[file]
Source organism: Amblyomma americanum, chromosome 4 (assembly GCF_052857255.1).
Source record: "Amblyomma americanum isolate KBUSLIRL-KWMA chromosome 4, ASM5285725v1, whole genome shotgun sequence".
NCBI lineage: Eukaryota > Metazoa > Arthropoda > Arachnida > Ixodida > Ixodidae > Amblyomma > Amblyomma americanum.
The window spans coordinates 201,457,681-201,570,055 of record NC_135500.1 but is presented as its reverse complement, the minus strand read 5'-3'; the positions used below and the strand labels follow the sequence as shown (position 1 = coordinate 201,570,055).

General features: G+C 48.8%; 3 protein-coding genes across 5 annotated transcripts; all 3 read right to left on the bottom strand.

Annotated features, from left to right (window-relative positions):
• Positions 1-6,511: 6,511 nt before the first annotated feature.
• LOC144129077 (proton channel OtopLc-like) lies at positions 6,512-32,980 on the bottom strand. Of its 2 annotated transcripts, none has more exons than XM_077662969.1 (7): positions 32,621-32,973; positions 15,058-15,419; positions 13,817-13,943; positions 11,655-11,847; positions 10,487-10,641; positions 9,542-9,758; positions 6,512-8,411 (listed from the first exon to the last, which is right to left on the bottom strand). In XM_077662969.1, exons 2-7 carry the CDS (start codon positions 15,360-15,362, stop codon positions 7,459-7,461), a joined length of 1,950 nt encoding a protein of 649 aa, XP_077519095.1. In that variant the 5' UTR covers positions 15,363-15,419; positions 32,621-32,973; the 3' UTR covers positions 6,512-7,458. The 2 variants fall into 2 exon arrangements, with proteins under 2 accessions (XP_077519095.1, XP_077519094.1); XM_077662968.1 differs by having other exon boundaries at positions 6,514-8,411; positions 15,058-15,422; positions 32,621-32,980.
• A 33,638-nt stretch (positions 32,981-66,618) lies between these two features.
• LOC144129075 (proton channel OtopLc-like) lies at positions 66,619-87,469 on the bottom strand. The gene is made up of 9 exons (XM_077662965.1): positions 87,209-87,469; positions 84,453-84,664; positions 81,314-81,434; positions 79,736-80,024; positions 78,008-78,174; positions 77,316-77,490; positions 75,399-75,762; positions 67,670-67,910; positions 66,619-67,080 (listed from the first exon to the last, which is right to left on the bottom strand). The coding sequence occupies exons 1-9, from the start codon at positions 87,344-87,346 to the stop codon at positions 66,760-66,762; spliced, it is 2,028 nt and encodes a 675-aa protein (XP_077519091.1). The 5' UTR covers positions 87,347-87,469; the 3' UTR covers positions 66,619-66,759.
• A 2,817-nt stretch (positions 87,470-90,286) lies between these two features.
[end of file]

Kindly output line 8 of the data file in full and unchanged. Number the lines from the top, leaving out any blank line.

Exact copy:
• LOC144129077 (proton channel OtopLc-like) lies at positions 6,512-32,980 on the bottom strand. Of its 2 annotated transcripts, none has more exons than XM_077662969.1 (7): positions 32,621-32,973; positions 15,058-15,419; positions 13,817-13,943; positions 11,655-11,847; positions 10,487-10,641; positions 9,542-9,758; positions 6,512-8,411 (listed from the first exon to the last, which is right to left on the bottom strand). In XM_077662969.1, exons 2-7 carry the CDS (start codon positions 15,360-15,362, stop codon positions 7,459-7,461), a joined length of 1,950 nt encoding a protein of 649 aa, XP_077519095.1. In that variant the 5' UTR covers positions 15,363-15,419; positions 32,621-32,973; the 3' UTR covers positions 6,512-7,458. The 2 variants fall into 2 exon arrangements, with proteins under 2 accessions (XP_077519095.1, XP_077519094.1); XM_077662968.1 differs by having other exon boundaries at positions 6,514-8,411; positions 15,058-15,422; positions 32,621-32,980.